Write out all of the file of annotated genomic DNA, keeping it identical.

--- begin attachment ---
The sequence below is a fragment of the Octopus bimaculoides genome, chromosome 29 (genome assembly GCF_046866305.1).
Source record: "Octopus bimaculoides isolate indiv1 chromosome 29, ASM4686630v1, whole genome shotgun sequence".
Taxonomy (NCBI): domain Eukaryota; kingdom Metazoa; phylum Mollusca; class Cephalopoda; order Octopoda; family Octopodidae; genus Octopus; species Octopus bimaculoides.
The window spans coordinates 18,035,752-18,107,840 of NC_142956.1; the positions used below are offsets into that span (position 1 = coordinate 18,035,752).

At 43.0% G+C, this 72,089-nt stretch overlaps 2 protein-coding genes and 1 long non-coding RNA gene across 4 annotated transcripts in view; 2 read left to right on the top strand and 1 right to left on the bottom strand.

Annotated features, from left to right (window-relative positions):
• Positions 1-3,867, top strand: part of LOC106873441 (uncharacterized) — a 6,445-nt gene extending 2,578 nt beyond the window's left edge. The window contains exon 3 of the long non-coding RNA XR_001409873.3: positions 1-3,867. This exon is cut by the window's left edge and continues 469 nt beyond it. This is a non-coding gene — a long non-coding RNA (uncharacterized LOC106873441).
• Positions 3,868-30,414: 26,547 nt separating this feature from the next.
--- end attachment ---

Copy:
The sequence below is a fragment of the Octopus bimaculoides genome, chromosome 29 (genome assembly GCF_046866305.1).
Source record: "Octopus bimaculoides isolate indiv1 chromosome 29, ASM4686630v1, whole genome shotgun sequence".
Taxonomy (NCBI): domain Eukaryota; kingdom Metazoa; phylum Mollusca; class Cephalopoda; order Octopoda; family Octopodidae; genus Octopus; species Octopus bimaculoides.
The window spans coordinates 18,035,752-18,107,840 of NC_142956.1; the positions used below are offsets into that span (position 1 = coordinate 18,035,752).

At 43.0% G+C, this 72,089-nt stretch overlaps 2 protein-coding genes and 1 long non-coding RNA gene across 4 annotated transcripts in view; 2 read left to right on the top strand and 1 right to left on the bottom strand.

Annotated features, from left to right (window-relative positions):
• Positions 1-3,867, top strand: part of LOC106873441 (uncharacterized) — a 6,445-nt gene extending 2,578 nt beyond the window's left edge. The window contains exon 3 of the long non-coding RNA XR_001409873.3: positions 1-3,867. This exon is cut by the window's left edge and continues 469 nt beyond it. This is a non-coding gene — a long non-coding RNA (uncharacterized LOC106873441).
• Positions 3,868-30,414: 26,547 nt separating this feature from the next.